Chapter 7 : Development of Moral Teachings in the Modern Era

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Chapter 7

The text is from my copy of Peter Kropotkin, Ethics: Origins and Development, London: George E. Harrap & Co., LTD.

Ethics: Origin and Development

By Peter Kropotkin

CHAPTER VII

DEVELOPMENT OF MORAL TEACHINGS IN THE MODERN ERA
(17th and 18th Centuries)

The same two currents in ethics which manifested themselves in Ancient Greece, continued to exist among the thinkers of later times up to the middle of the eighteenth century. A majority of philosophers and thinkers still sought the explanation of the origin of morality in something supernatural, revealed to man from above. The ideas of Plato, developed and strengthened by the Christian Church constituted, and still make up the essence of such teachings, save that they are considerably narrowed. Plato, as well as Socrates, considered the knowledge of good as the real motive force of all morality. But Plato did not present this knowledge as something acquired from without. At the base of Plato's teaching, and especially of the teaching of the Stoics, was the idea that the moral sense, which manifests itself in man, even if in imperfect form, is a part of some fundamental principle of the universe. If this element were not present in nature it would not manifest itself in man.

Thus there was a certain kinship between the philosophy of Ancient Greece and modern science, but the Christian Church and the teachings inspired by it spared no effort to eradicate this idea from our Weltanschauung. It is true, Christianity brought into ethics, or, more correctly, strengthened in it the ideal of self-sacrifice for the good of our fellow-men; and by embodying this ideal in the person of a man-Christ, Christianity, like Buddhism, gave man a lofty moral lesson. But the followers of this teaching, and especially the Church, soon began to preach that the virtues of those who attempt to realize this ideal of life, are not at all of human origin. "The world is steeped in evil," they said, in contrast to the thinkers of Ancient Greece. Expressing the pessimistic spirit of their time, the leaders of the Christian Church asserted that man is so immoral a creature, and the world is so much subjected to the evil power, that the Creator of the world had to send his son to the earth in order to show men the road to goodness, and "redeem the world" from evil through his sufferings and his death.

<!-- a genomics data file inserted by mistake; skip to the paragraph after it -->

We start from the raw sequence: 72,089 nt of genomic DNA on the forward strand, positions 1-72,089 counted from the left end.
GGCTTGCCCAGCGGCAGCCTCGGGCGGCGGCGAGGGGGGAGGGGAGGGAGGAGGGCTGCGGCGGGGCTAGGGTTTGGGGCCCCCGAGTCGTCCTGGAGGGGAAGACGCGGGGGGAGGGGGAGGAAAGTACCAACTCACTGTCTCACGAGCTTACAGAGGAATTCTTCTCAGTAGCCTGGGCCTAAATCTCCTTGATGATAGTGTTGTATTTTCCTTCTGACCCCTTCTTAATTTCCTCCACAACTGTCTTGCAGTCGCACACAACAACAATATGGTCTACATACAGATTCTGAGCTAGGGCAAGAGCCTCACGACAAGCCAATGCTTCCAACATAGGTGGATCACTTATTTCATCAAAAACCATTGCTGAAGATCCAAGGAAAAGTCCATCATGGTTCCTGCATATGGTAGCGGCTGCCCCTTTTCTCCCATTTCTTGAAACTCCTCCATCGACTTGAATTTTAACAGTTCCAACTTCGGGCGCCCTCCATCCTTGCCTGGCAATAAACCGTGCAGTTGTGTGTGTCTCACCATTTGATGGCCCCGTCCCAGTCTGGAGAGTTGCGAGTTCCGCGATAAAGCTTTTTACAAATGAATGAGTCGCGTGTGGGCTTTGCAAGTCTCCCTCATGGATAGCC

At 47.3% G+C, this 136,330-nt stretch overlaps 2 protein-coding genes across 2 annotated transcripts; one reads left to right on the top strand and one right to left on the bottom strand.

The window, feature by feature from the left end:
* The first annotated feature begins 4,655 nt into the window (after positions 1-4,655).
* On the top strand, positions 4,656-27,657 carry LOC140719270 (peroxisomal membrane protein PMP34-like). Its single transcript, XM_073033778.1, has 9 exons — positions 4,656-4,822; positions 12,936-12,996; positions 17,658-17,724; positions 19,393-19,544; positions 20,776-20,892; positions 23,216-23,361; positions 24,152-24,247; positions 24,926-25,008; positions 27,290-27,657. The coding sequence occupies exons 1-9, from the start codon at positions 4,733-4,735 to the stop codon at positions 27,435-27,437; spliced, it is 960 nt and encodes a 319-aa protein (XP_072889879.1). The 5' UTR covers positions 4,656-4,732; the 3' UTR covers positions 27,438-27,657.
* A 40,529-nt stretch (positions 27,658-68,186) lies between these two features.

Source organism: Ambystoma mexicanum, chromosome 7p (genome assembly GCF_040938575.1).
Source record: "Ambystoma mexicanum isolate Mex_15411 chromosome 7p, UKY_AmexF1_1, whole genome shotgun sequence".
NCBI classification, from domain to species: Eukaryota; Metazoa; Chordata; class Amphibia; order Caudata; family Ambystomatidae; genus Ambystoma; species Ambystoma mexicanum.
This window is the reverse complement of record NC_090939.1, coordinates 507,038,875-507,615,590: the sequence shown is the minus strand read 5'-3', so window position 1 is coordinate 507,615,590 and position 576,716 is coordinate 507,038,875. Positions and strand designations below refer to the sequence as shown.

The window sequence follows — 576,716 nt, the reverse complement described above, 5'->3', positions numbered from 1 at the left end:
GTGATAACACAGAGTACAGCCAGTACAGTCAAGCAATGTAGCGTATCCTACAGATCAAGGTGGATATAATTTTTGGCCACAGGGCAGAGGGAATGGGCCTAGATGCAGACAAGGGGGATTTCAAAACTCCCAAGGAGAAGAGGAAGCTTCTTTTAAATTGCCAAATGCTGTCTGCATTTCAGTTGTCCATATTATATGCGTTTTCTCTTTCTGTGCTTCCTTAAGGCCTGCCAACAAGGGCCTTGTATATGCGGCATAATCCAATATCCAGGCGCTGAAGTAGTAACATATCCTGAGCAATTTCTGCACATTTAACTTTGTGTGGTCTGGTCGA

This teaching, as we have seen became so firmly established that more than fifteen centuries elapsed before, amid the new forms of life that sprang into existence in Europe, voices began to be raised asserting that the germs of morality are contained in Nature itself. They have been already mentioned in the preceding chapter. But even in our time such voices are silenced by those who continue to assert with great self-confidence, but contrary to patent facts, that nature can give us only lessons of evil. They hold that the function of reason in moral questions should be the evaluation of that which gives us the greatest satisfaction under the given social system, and, therefore, that when the moral element manifests itself in man, it has a supernatural origin.

Nevertheless, the new current in ethics, which saw the sources of the moral conceptions of man in man himself and in Nature encompassing him, steadily gained in momentum in the last three hundred years, despite all the obstacles put in its path by Church and State. And this movement put more and more emphasis on the assertion that all our moral conceptions have developed in a perfectly natural way out of the feeling of sociality inherent in man and in most animals.

We will now proceed to analyze these new teachings and we shall see how they have had to maintain a constant struggle against the opposed teaching, which forever assumes new, and at times skillfully disguised, forms. But since the natural-scientific interpretation of morality has been following somewhat different paths in England and in France, we will examine this development separately in each of these countries. We will begin with England, where Bacon was the originator of the new movement; after him Hobbes became for a long time its prominent representative.